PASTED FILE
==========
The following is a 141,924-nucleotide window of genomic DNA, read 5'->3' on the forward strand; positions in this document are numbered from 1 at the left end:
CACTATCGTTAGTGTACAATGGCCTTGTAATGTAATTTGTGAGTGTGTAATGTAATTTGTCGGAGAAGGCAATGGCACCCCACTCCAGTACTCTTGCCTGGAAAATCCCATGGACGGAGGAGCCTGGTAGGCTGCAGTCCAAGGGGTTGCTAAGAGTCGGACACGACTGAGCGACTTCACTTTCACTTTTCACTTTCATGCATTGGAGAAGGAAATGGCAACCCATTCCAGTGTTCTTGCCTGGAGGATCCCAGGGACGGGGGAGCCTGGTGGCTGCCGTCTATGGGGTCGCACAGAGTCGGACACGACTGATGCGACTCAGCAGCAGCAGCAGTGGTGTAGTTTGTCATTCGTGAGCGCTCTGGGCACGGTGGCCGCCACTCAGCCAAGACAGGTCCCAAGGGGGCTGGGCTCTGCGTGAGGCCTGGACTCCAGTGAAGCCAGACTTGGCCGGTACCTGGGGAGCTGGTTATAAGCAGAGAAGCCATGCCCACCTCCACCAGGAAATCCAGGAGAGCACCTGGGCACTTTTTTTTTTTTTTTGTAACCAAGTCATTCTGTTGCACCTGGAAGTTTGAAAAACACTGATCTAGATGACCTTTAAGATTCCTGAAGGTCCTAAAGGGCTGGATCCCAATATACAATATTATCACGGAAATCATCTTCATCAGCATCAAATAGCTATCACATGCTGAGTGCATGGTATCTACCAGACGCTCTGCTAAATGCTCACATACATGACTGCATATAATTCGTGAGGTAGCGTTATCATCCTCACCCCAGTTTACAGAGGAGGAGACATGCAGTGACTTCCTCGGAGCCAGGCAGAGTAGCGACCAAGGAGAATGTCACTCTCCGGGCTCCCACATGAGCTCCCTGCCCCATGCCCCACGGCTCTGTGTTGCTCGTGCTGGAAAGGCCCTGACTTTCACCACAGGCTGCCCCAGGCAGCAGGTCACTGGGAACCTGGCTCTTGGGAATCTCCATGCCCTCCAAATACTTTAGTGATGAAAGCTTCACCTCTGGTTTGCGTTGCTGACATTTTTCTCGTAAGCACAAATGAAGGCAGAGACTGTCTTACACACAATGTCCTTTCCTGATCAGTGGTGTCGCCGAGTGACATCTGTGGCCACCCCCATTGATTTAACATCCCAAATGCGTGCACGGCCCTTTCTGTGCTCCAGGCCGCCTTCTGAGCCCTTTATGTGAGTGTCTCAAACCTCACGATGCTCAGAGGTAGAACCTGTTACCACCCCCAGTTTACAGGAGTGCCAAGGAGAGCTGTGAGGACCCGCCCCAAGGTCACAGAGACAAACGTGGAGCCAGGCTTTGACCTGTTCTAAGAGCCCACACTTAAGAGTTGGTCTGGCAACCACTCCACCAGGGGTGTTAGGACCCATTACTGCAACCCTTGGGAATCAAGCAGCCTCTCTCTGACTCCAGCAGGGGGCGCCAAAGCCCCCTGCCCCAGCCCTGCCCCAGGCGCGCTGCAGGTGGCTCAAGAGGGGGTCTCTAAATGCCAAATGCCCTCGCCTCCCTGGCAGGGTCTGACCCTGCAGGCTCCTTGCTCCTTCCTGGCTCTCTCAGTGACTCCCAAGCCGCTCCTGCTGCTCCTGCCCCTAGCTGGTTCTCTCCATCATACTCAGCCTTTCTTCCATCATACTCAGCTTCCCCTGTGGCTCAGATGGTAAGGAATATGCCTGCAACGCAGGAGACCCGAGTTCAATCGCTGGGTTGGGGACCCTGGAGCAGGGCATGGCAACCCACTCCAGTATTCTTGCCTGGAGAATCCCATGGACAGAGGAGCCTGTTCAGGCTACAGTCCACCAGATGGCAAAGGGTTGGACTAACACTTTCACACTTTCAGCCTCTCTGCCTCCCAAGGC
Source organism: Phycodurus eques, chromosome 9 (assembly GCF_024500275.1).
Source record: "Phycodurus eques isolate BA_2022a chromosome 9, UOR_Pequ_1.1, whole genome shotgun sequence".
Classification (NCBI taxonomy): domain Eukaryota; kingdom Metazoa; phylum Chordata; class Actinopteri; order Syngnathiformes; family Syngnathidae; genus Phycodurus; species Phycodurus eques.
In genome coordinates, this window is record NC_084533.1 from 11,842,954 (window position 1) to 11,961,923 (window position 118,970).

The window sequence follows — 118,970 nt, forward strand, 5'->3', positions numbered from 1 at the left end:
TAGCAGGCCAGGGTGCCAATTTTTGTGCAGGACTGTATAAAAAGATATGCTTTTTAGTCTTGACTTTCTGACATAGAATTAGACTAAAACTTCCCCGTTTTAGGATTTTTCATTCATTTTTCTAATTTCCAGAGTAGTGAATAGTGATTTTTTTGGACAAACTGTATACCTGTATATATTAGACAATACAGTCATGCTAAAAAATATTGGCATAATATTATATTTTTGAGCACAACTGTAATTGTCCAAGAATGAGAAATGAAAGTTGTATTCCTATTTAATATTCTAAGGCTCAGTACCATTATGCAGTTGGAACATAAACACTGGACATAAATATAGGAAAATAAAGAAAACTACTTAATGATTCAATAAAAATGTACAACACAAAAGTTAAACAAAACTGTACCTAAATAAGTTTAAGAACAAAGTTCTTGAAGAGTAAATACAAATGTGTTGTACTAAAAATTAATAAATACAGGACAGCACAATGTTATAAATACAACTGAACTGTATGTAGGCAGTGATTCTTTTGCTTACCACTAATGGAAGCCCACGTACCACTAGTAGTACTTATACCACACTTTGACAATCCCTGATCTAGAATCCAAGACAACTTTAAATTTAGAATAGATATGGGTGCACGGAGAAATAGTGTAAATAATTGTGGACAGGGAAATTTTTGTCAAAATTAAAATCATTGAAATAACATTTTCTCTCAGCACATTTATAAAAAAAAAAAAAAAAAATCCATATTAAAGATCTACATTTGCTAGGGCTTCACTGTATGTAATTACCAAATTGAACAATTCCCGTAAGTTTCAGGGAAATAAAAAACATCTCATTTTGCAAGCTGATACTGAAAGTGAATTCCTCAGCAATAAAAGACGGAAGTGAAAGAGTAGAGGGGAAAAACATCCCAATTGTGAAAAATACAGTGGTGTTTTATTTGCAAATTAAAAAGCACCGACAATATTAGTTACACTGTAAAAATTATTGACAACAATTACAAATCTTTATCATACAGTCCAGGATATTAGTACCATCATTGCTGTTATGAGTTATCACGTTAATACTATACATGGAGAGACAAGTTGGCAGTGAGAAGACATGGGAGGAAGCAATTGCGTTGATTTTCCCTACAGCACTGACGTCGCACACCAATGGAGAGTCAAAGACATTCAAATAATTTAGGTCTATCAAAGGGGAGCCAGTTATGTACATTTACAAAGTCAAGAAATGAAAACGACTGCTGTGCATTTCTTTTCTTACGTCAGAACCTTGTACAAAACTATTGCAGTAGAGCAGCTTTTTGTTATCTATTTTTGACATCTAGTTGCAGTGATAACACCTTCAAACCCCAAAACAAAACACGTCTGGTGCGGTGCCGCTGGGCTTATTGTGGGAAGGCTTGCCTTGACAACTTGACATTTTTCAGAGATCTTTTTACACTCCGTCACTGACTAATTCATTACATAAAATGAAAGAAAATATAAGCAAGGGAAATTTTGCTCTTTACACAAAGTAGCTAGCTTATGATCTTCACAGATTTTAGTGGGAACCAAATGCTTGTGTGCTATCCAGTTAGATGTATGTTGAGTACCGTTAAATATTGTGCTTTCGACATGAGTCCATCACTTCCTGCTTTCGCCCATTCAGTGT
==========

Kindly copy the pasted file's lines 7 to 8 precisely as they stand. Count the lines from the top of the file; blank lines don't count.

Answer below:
The window sequence follows — 118,970 nt, forward strand, 5'->3', positions numbered from 1 at the left end:
TAGCAGGCCAGGGTGCCAATTTTTGTGCAGGACTGTATAAAAAGATATGCTTTTTAGTCTTGACTTTCTGACATAGAATTAGACTAAAACTTCCCCGTTTTAGGATTTTTCATTCATTTTTCTAATTTCCAGAGTAGTGAATAGTGATTTTTTTGGACAAACTGTATACCTGTATATATTAGACAATACAGTCATGCTAAAAAATATTGGCATAATATTATATTTTTGAGCACAACTGTAATTGTCCAAGAATGAGAAATGAAAGTTGTATTCCTATTTAATATTCTAAGGCTCAGTACCATTATGCAGTTGGAACATAAACACTGGACATAAATATAGGAAAATAAAGAAAACTACTTAATGATTCAATAAAAATGTACAACACAAAAGTTAAACAAAACTGTACCTAAATAAGTTTAAGAACAAAGTTCTTGAAGAGTAAATACAAATGTGTTGTACTAAAAATTAATAAATACAGGACAGCACAATGTTATAAATACAACTGAACTGTATGTAGGCAGTGATTCTTTTGCTTACCACTAATGGAAGCCCACGTACCACTAGTAGTACTTATACCACACTTTGACAATCCCTGATCTAGAATCCAAGACAACTTTAAATTTAGAATAGATATGGGTGCACGGAGAAATAGTGTAAATAATTGTGGACAGGGAAATTTTTGTCAAAATTAAAATCATTGAAATAACATTTTCTCTCAGCACATTTATAAAAAAAAAAAAAAAAAATCCATATTAAAGATCTACATTTGCTAGGGCTTCACTGTATGTAATTACCAAATTGAACAATTCCCGTAAGTTTCAGGGAAATAAAAAACATCTCATTTTGCAAGCTGATACTGAAAGTGAATTCCTCAGCAATAAAAGACGGAAGTGAAAGAGTAGAGGGGAAAAACATCCCAATTGTGAAAAATACAGTGGTGTTTTATTTGCAAATTAAAAAGCACCGACAATATTAGTTACACTGTAAAAATTATTGACAACAATTACAAATCTTTATCATACAGTCCAGGATATTAGTACCATCATTGCTGTTATGAGTTATCACGTTAATACTATACATGGAGAGACAAGTTGGCAGTGAGAAGACATGGGAGGAAGCAATTGCGTTGATTTTCCCTACAGCACTGACGTCGCACACCAATGGAGAGTCAAAGACATTCAAATAATTTAGGTCTATCAAAGGGGAGCCAGTTATGTACATTTACAAAGTCAAGAAATGAAAACGACTGCTGTGCATTTCTTTTCTTACGTCAGAACCTTGTACAAAACTATTGCAGTAGAGCAGCTTTTTGTTATCTATTTTTGACATCTAGTTGCAGTGATAACACCTTCAAACCCCAAAACAAAACACGTCTGGTGCGGTGCCGCTGGGCTTATTGTGGGAAGGCTTGCCTTGACAACTTGACATTTTTCAGAGATCTTTTTACACTCCGTCACTGACTAATTCATTACATAAAATGAAAGAAAATATAAGCAAGGGAAATTTTGCTCTTTACACAAAGTAGCTAGCTTATGATCTTCACAGATTTTAGTGGGAACCAAATGCTTGTGTGCTATCCAGTTAGATGTATGTTGAGTACCGTTAAATATTGTGCTTTCGACATGAGTCCATCACTTCCTGCTTTCGCCCATTCAGTGT